On our two week road trip of Iceland, Justin and I spent one full day on a road trip of Iceland’s south coast. There are many points of interest to discover on the south coast of Iceland. From our cottage in Selfoss, we drove on the Ring Road (the main highway in Iceland, also known as Route 1) along the south coast for an amazing day in nature. There’s no shortage of stunning scenery at every turn, and lots of wonderful surprises on the way.
Our self drive tour of Iceland began after one day in Reykjavik exploring the city (and another day there simply overcoming jet lag). From there, we picked up our rental car and did a self drive of the famous Golden Circle route. After a night in Selfoss, we embarked on this Iceland south coast self drive tour. Here are all of our stops along the way that you can steal for your road trip plans.
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Our first stop on our south coast Iceland self drive tour was the gorgeous waterfall, Seljalandsfoss. Seljalandsfoss is a famous waterfall with a 60 meter drop. It’s possible to walk behind the waterfall. Be sure to bring your rain jacket! The Icelandic word for ‘waterfall’ is ‘foss’ – you may have noticed that most waterfalls in Iceland tend to end with the word, ‘foss’.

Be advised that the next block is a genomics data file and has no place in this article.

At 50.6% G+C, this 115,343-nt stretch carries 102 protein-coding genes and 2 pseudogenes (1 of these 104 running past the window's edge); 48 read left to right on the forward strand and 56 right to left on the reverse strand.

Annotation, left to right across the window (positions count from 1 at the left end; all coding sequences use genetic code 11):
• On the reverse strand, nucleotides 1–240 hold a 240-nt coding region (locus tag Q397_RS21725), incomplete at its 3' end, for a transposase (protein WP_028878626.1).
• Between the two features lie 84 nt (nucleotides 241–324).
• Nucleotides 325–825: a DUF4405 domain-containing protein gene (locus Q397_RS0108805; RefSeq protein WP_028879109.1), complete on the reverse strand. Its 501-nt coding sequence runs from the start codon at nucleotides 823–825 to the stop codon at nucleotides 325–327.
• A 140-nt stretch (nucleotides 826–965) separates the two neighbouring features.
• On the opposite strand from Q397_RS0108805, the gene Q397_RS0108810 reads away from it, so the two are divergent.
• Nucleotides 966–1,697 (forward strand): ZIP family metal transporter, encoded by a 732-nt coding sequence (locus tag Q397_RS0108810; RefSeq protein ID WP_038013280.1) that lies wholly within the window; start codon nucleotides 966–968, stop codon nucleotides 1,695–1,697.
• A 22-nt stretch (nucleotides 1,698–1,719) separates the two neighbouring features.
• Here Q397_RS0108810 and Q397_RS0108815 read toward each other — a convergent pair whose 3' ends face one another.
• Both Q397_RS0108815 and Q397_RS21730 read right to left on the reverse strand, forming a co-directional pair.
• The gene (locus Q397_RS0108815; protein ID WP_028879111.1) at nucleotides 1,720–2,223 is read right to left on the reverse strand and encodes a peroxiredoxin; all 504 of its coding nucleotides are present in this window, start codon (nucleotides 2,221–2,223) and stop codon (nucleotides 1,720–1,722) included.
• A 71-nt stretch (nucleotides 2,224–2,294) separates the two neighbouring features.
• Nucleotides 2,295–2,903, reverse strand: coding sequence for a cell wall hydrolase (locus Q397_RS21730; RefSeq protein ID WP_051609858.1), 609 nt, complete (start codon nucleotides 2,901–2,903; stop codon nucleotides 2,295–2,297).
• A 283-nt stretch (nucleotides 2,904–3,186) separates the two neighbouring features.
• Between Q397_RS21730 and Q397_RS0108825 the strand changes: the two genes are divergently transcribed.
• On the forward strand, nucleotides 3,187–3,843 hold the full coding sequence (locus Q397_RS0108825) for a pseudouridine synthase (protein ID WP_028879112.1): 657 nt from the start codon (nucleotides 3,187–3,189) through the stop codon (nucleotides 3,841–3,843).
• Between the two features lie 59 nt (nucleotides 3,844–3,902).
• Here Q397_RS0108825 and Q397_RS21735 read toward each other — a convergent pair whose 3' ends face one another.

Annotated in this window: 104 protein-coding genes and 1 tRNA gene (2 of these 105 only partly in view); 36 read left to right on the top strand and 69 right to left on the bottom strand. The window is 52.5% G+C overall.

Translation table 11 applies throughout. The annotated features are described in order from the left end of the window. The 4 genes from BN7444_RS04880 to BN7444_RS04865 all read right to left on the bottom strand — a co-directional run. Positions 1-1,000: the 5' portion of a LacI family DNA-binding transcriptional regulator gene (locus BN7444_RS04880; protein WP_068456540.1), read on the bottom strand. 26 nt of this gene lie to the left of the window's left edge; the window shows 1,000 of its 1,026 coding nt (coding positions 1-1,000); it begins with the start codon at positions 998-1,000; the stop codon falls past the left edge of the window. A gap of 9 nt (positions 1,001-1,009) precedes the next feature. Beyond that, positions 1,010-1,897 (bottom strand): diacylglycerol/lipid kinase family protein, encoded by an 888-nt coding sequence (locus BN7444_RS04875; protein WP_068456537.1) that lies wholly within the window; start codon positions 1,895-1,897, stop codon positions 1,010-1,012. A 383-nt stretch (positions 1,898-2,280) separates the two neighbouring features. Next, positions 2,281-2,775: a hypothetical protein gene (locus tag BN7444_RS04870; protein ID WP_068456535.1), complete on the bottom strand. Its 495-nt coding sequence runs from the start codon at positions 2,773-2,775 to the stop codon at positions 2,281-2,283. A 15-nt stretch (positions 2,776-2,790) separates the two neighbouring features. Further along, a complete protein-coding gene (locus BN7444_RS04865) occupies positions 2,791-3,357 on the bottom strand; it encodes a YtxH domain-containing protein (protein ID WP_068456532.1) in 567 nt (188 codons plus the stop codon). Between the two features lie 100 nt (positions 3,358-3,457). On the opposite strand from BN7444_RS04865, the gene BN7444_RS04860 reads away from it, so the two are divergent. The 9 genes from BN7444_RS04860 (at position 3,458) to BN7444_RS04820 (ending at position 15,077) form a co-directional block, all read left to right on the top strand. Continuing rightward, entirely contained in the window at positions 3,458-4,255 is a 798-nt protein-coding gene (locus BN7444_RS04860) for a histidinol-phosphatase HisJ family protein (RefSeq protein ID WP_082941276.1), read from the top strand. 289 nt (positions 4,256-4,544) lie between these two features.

Beyond the waterfall, the scenery is breathtakingly beautiful. We were surrounded by lush, green hills that extended up to the sky. Other smaller streams of water rolled down the grassy knolls.
From Seljalandsfoss, we continued to walk down the path traveling west of the waterfall. There were some shorter, slightly muddy hills that we climbed to be even closer to the landscape. From there, we admired panoramic scenes of the countryside, the Ring Road, and beyond.
Gljúfrabúi is a secret waterfall in the same area as Seljalandsfoss. It has a cute name, “the one who lives in the canyon”. As we continued to walk on the path, we could only see the very top of Gljúfrabúi peeking out from the large cliff (called Franskanef). However, there’s a narrow entrance in the Franskanef Cliff, thought to be the home of elves.